A recent media scandal involved compromising celebrity photos allegedly hacked from the cloud via the celeb’s cell phones and then distributed to the general public. Shortly after this story broke, my local weather included rain. The jokes flew: every cloud eventually leaks a little.
Su Epstein Author Archive
Su Epstein holds a doctorate in Sociology from the University of Connecticut and began her career teaching Criminology, before changing careers to Libraryland. She is currently the Library Director at Saxton B. Little Free Library in Columbia, CT. Su is currently reading Odd Apocalypse by Dean Koontz.
A few days ago, another librarian and I spent an agonizing forty minutes trying to follow the impossible directions for assembling a desk chair. We had both approached the topic thinking it would be a quick and easy task and we’d soon be back to our ‘normal’ work. We ultimately assembled the chair, but with […]
Every spring librarians all over the country go before their Boards and towns to argue their case for their budget. For many of us, that includes an argument for salaries as well. For me, part of this process involves seeing what other salaries are, not only for library staff in my area, but also for other town positions. This allows me a point of reference and comparison and usually a bargaining chip.
When I first heard of workplace bullying I was a bit taken aback. Bullying to me was something that children did on a playground, not adults in the work place. It was not something I had ever considered.
Then, I thought about my past employers, current employers, as well as my spouse’s past and present employers. I talked with colleagues and friends. I realized behaviors that can be described as bullying are more pervasive than one considers at first glance.
For a number of years, those of us paying attention have looked at each other in puzzlement. We are painfully aware that not all information is available electronically. In much the same manner we needed Librarians to train and guide people through the vast wealth of material available in print, we are now needed even more with the greater complexities of electronic formats. The devices are cool, certainly. And like all tools, they hold a useful and special place, but we also know that tools like these supplement, not replace.
Over the past few years, a lot of our information has gone into ‘the cloud.’ The appeal is clear—the ability to access data (files, spreadsheets, schedules, etc.) from anywhere. Drop and drag a file from your desk top and retrieve it from any device you use. The convenience is undeniable. But is convenience overshadowing reason?
Librarianship was a second career for me. Changing paths was not easy at any step along the way. Now, I am watching my partner go through the same process. I am also seeing a world in which unemployment looms large and the concerns which plague both job seekers and career changers seem to be magnified.
People understand and remember text better on paper than on screens. In fact, surveys indicate that for informational material people prefer paper. Further, brain activity in children reading paper and physically writing is higher than children reading screens and typing on keyboards. So, why do librarians and educator support the idea of the electronic library and future?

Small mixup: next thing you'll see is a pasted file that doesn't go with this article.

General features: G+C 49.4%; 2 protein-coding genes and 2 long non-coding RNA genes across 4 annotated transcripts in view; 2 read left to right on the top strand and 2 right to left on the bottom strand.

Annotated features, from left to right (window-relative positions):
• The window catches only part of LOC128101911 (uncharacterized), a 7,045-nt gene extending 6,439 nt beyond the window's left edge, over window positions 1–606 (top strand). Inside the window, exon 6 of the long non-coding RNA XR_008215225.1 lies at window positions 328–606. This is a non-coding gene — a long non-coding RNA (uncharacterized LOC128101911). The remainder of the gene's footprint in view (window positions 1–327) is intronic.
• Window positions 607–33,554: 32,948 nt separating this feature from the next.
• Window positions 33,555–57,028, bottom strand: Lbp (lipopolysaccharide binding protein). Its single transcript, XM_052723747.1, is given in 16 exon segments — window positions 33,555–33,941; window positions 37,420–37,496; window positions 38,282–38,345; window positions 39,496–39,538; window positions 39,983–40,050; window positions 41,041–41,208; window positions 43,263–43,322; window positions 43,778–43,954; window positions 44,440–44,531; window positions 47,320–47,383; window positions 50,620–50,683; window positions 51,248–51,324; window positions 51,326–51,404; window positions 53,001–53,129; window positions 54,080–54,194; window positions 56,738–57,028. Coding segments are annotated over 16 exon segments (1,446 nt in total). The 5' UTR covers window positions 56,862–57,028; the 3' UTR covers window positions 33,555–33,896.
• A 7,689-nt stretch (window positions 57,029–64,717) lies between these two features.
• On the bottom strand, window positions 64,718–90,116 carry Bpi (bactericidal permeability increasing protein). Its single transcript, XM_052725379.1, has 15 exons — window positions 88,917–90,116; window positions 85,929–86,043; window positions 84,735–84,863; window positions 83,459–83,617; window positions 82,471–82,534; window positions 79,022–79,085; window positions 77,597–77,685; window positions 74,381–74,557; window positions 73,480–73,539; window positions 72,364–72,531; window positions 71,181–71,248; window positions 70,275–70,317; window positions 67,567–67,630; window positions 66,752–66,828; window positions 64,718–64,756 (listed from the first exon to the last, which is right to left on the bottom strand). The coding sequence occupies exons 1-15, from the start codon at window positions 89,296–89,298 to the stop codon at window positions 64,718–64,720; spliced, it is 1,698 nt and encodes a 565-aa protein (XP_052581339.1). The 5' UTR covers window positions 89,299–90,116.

In the July/August 2013 issue of Technology Review (vol 116, no. 4), there is a brief article “Reading the Tea Leaves of Censorship,” by Tom Simonite. The article explains how scientist , monitoring censorship on social media sites that are occuring in China, can predict political events happening (or about to happen) within the country. This article intrigued me.
At this time, the options available are plentiful and range from free online courses to expensive classroom experiences. Any and all topics can be found with standalone courses, certificates, and degree programs in excess. But, the range of quality is just as vast and it seems the old adage, ‘you get what you pay for,’ is no longer true.
In 2002, M.T. Anderson’s dystopian novel, Feed hit the shelves. This YA novel follows the path of high school students through a world in which the feed, an Internet/television hybrid is directly hardwired into the brain.
In my youth I really didn’t like horror movies. However, my BFF adored them. We watched a lot. Later, as a graduate student, I watched over 350 for my dissertation. You name it, I’ve probably seen it. This Halloween season, I’d like to share some of my favorites….
I think I have a wonderful sense of humor. It is perhaps sometimes inappropriate, sometimes bawdy, sometimes juvenile, but a sense of humor, nonetheless. And yet there are times when I’m told ‘you have no sense of humor!’ And I say… ‘You’re right.’
There currently exists a mindset that if you want people to donate to the library, you must offer them something in return. A perquisite (perk).While I argue that the continued existence of the library IS the perk, some of my library’s board members do not agree.
I truly believe that one of the best services the public library offers is lending museum passes. My library offers sixteen passes, some funded by the Friends of the Library and many offered freely by the museums and state parks. In the summer particularly, the passes fly off the shelf. Demand is so high, that we have acquired multiple passes for certain locations and also had to devise a reserve systemand related policy. Our passes only circulate for two days. Patrons can reserve a pass for two days on a first-come, first served-basis. Passes cannot be reserved for more than two days in sequence by the same patron.